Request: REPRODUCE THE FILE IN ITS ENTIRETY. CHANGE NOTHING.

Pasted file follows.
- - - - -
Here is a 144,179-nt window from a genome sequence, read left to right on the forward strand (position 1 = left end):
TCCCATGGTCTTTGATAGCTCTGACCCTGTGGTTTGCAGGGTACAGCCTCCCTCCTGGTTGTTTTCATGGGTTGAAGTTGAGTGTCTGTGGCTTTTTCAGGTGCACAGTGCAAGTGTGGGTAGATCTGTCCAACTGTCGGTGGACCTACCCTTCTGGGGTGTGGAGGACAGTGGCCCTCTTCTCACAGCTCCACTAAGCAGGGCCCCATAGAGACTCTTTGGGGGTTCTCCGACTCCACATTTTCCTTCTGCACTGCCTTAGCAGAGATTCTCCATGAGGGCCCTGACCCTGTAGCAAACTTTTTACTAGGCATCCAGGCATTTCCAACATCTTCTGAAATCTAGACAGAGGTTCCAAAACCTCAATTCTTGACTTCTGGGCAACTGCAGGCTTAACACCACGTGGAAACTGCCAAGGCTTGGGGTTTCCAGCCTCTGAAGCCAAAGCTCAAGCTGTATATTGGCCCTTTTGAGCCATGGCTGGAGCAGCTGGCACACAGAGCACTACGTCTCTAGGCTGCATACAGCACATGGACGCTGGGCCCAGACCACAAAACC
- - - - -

Here is a 144,179-nt window from a genome sequence, read left to right on the forward strand (position 1 = left end):
TCCCATGGTCTTTGATAGCTCTGACCCTGTGGTTTGCAGGGTACAGCCTCCCTCCTGGTTGTTTTCATGGGTTGAAGTTGAGTGTCTGTGGCTTTTTCAGGTGCACAGTGCAAGTGTGGGTAGATCTGTCCAACTGTCGGTGGACCTACCCTTCTGGGGTGTGGAGGACAGTGGCCCTCTTCTCACAGCTCCACTAAGCAGGGCCCCATAGAGACTCTTTGGGGGTTCTCCGACTCCACATTTTCCTTCTGCACTGCCTTAGCAGAGATTCTCCATGAGGGCCCTGACCCTGTAGCAAACTTTTTACTAGGCATCCAGGCATTTCCAACATCTTCTGAAATCTAGACAGAGGTTCCAAAACCTCAATTCTTGACTTCTGGGCAACTGCAGGCTTAACACCACGTGGAAACTGCCAAGGCTTGGGGTTTCCAGCCTCTGAAGCCAAAGCTCAAGCTGTATATTGGCCCTTTTGAGCCATGGCTGGAGCAGCTGGCACACAGAGCACTACGTCTCTAGGCTGCATACAGCACATGGACGCTGGGCCCAGACCACAAAACC